As for Montreal itself, we liked: the broad streets with their trees and flower beds; the sense of space inside the department stores; the politeness and helpfulness we encountered everywhere; the life-size moose cut-outs lining Sherbrooke Street (they were just being installed, complete with a little name-plate that was still blank, prompting Tony to say they had to be Anonymoose); the Musée des Beaux Arts where they had two great shows: Cuba and Yves Saint Laurent (whose death we read about on our return home).  We disliked: the two taxes that are added to every marked price, putting it up by 15%;  the cost of wine in restaurants; the way pedestrian crossings at traffic lights are not always consistent. Some have a brilliant idea, a pictogram giving a countdown from 15 seconds to zero so you know how quickly you have to walk; at others you just have to wait until the traffic stops on red. As visitors we found this confusing. Not to mention how, to someone with a wonky hip, 15 seconds to cross a boulevard seems a bit ungenerous.

On the traffic front it appears Montrealers are quite well disciplined and patient, though it’s not what our friend David, who lives in the city, thinks. (He should try living in Italy or France!) Peculiar fact: vehicles in Quebec don’t have to have a licence plate at the front. This means cars look as their designers mean them to look — but I’m surprised the police have agreed to it. 

Following my architectural bent, it was gratifying to see buildings uncluttered with neon advertising slogans (banned, with one exception for a flour mill by the docks which escaped under the excuse of being an historic monument. A monument with neon? Go figure). The downtown skyline is quite restrained by North American standards, and of course the historic Vielle Ville just wows US visitors who think it is soooo European. It is, in a North American kinda way.  

But it’s underground, not overground, where Montreal shines. Did I read there are 33 kilometres of subterranean shopping walks and malls? They are stunning, all interlinked with the Metro, and perfectly clean and ventilated (air-conditioned, obviously; great carbon-footprinting). And absolutely essential in a place where cruel winters mean you poke your head out at your peril in January, February and March. It’s perishingly cold for much longer than that, too, with record snowfalls this winter. Ironically, says David, this is due to global warming.  Previously, the thermometer has stayed well below zero Celsius, too cold for snow.  By warming a few degrees it has brought prolonged periods of the white stuff.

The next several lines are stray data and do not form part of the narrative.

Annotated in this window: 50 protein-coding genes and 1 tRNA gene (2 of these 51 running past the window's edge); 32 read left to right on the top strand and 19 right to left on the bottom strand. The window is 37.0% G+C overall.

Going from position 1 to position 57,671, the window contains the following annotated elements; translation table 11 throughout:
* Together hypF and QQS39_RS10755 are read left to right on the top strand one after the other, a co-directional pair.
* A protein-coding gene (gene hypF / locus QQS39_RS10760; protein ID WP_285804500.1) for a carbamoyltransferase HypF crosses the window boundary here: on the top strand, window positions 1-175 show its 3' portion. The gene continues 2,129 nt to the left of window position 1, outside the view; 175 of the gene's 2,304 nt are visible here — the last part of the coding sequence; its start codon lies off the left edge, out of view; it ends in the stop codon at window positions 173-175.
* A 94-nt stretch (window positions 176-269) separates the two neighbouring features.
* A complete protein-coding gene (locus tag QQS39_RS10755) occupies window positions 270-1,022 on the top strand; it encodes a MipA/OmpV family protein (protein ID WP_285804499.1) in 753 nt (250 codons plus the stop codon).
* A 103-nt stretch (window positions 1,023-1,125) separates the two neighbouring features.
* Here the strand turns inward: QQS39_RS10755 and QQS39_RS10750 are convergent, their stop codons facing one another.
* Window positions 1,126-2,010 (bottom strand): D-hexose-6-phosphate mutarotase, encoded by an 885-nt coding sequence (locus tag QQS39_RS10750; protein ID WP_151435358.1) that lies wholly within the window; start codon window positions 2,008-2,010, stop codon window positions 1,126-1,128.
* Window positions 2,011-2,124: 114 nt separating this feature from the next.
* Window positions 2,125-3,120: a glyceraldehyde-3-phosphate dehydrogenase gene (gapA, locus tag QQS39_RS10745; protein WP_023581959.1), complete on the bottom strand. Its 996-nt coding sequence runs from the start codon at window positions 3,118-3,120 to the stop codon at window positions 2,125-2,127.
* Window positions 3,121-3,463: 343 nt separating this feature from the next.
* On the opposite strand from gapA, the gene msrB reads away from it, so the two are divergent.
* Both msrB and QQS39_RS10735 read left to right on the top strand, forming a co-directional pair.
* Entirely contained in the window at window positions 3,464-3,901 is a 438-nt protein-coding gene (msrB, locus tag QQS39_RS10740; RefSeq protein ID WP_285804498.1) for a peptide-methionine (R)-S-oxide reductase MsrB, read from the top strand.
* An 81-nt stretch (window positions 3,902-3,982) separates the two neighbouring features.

Lastly, we were fascinated by Quebecers’ language skills, quaint in both accent and vocabulary.  With three million inhabitants Montreal is, I just read, the third largest French-speaking city in the world (after Paris and, surprisingly, Kinshasa). Their French is ‘old French’, with an accent that’s totally impenetrable. I think it comes from eating too much poutine, that quintessential Canadian comfort food guaranteed to give you a heart attack and two inches on the waistline (Wikipedia:  a dish consisting of French fries topped with fresh cheese curds, covered with brown BBQ chicken gravy and sometimes other additional ingredients.) In Quebec French it’s pronounced putsɪn which gives you a clue to the rest of our problems, as we live in ‘old France’ itself, where the language has considerably moved on from Louis IV’s day. Hey, even down here in Provence where the accent is as thick as crème brûlée we can communicate perfectly well with the natives; there, it really does sound  foreign.

We enjoyed some rich moments, due partly to their knack of unnecessarily complicating matters. Where the French have WiFi (pron. ‘weefee’, and not to be confused with ‘wifey’) they have ‘Zone Internet gratuit’. A fridge is a réfrigerateur – not particularly surprising maybe, but over here it’s a ‘frigo‘. A bus-only lane  (marked ‘Sauf Bus’ in France) is ‘Sauf Les Autobus’ etc. You get it. I thought my judgement about driving conditions could be called into question, and there must be a massive road accident problem, when I saw car repair shops on every street corner… and then I realised a Dépanneur was a convenience store. A dépanneur here is someone who gets you out of trouble when your car’s broken down and is en panne.

But if the
poutine doesn’t get you, Colonel Sanders will.  Fancy a little PFK, anyone? You got it: Poulet Frit Kentucky.

Bon appétit!